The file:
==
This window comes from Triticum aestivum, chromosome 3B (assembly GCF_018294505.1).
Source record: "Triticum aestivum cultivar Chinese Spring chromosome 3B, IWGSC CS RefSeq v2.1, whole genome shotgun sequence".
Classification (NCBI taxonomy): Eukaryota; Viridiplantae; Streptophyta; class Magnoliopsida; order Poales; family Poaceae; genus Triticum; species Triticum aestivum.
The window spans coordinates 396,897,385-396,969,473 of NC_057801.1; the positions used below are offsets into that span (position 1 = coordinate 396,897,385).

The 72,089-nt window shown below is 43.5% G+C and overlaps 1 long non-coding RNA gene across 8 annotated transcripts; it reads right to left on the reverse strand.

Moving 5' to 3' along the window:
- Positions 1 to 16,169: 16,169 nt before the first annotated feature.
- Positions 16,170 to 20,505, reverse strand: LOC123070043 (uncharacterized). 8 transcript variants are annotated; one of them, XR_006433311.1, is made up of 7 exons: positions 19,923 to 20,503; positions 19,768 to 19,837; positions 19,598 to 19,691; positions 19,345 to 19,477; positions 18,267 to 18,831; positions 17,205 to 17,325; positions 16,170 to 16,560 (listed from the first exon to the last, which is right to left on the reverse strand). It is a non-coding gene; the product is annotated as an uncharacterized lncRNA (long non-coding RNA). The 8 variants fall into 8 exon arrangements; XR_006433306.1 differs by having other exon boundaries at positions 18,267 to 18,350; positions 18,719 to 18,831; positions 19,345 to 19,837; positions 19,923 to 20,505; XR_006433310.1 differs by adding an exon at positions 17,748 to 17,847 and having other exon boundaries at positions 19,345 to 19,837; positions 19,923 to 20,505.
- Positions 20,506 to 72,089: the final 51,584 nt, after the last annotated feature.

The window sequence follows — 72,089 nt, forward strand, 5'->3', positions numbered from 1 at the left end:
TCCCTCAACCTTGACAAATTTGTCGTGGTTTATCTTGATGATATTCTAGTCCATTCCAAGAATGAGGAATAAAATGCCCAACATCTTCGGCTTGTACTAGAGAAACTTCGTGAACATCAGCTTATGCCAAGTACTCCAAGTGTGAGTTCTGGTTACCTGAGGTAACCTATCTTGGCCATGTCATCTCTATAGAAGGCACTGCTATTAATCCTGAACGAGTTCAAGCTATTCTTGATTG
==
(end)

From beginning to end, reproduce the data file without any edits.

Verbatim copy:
This window comes from Triticum aestivum, chromosome 3B (assembly GCF_018294505.1).
Source record: "Triticum aestivum cultivar Chinese Spring chromosome 3B, IWGSC CS RefSeq v2.1, whole genome shotgun sequence".
Classification (NCBI taxonomy): Eukaryota; Viridiplantae; Streptophyta; class Magnoliopsida; order Poales; family Poaceae; genus Triticum; species Triticum aestivum.
The window spans coordinates 396,897,385-396,969,473 of NC_057801.1; the positions used below are offsets into that span (position 1 = coordinate 396,897,385).

The 72,089-nt window shown below is 43.5% G+C and overlaps 1 long non-coding RNA gene across 8 annotated transcripts; it reads right to left on the reverse strand.

Moving 5' to 3' along the window:
- Positions 1 to 16,169: 16,169 nt before the first annotated feature.
- Positions 16,170 to 20,505, reverse strand: LOC123070043 (uncharacterized). 8 transcript variants are annotated; one of them, XR_006433311.1, is made up of 7 exons: positions 19,923 to 20,503; positions 19,768 to 19,837; positions 19,598 to 19,691; positions 19,345 to 19,477; positions 18,267 to 18,831; positions 17,205 to 17,325; positions 16,170 to 16,560 (listed from the first exon to the last, which is right to left on the reverse strand). It is a non-coding gene; the product is annotated as an uncharacterized lncRNA (long non-coding RNA). The 8 variants fall into 8 exon arrangements; XR_006433306.1 differs by having other exon boundaries at positions 18,267 to 18,350; positions 18,719 to 18,831; positions 19,345 to 19,837; positions 19,923 to 20,505; XR_006433310.1 differs by adding an exon at positions 17,748 to 17,847 and having other exon boundaries at positions 19,345 to 19,837; positions 19,923 to 20,505.
- Positions 20,506 to 72,089: the final 51,584 nt, after the last annotated feature.

The window sequence follows — 72,089 nt, forward strand, 5'->3', positions numbered from 1 at the left end:
TCCCTCAACCTTGACAAATTTGTCGTGGTTTATCTTGATGATATTCTAGTCCATTCCAAGAATGAGGAATAAAATGCCCAACATCTTCGGCTTGTACTAGAGAAACTTCGTGAACATCAGCTTATGCCAAGTACTCCAAGTGTGAGTTCTGGTTACCTGAGGTAACCTATCTTGGCCATGTCATCTCTATAGAAGGCACTGCTATTAATCCTGAACGAGTTCAAGCTATTCTTGATTG